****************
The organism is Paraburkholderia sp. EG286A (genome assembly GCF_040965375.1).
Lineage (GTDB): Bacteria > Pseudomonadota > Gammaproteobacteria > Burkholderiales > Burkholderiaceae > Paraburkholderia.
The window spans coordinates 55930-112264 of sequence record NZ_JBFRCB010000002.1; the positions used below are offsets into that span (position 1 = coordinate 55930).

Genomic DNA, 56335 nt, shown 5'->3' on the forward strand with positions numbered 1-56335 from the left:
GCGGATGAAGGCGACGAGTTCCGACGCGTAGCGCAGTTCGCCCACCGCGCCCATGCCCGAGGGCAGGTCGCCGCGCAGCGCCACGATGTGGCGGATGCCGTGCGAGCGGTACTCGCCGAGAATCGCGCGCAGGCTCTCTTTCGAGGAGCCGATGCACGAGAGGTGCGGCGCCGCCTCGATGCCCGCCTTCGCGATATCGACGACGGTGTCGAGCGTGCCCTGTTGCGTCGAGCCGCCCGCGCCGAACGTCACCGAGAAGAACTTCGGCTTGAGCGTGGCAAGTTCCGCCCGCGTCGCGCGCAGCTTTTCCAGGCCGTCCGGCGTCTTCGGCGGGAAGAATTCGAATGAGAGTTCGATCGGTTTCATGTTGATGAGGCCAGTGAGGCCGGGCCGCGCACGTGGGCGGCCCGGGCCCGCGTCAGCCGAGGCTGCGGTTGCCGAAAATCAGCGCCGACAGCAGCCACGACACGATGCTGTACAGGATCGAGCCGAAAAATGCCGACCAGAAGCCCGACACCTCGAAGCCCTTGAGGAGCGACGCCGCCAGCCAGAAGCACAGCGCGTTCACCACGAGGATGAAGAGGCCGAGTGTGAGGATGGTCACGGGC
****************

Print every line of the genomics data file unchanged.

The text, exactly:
The organism is Paraburkholderia sp. EG286A (genome assembly GCF_040965375.1).
Lineage (GTDB): Bacteria > Pseudomonadota > Gammaproteobacteria > Burkholderiales > Burkholderiaceae > Paraburkholderia.
The window spans coordinates 55930-112264 of sequence record NZ_JBFRCB010000002.1; the positions used below are offsets into that span (position 1 = coordinate 55930).

Genomic DNA, 56335 nt, shown 5'->3' on the forward strand with positions numbered 1-56335 from the left:
GCGGATGAAGGCGACGAGTTCCGACGCGTAGCGCAGTTCGCCCACCGCGCCCATGCCCGAGGGCAGGTCGCCGCGCAGCGCCACGATGTGGCGGATGCCGTGCGAGCGGTACTCGCCGAGAATCGCGCGCAGGCTCTCTTTCGAGGAGCCGATGCACGAGAGGTGCGGCGCCGCCTCGATGCCCGCCTTCGCGATATCGACGACGGTGTCGAGCGTGCCCTGTTGCGTCGAGCCGCCCGCGCCGAACGTCACCGAGAAGAACTTCGGCTTGAGCGTGGCAAGTTCCGCCCGCGTCGCGCGCAGCTTTTCCAGGCCGTCCGGCGTCTTCGGCGGGAAGAATTCGAATGAGAGTTCGATCGGTTTCATGTTGATGAGGCCAGTGAGGCCGGGCCGCGCACGTGGGCGGCCCGGGCCCGCGTCAGCCGAGGCTGCGGTTGCCGAAAATCAGCGCCGACAGCAGCCACGACACGATGCTGTACAGGATCGAGCCGAAAAATGCCGACCAGAAGCCCGACACCTCGAAGCCCTTGAGGAGCGACGCCGCCAGCCAGAAGCACAGCGCGTTCACCACGAGGATGAAGAGGCCGAGTGTGAGGATGGTCACGGGC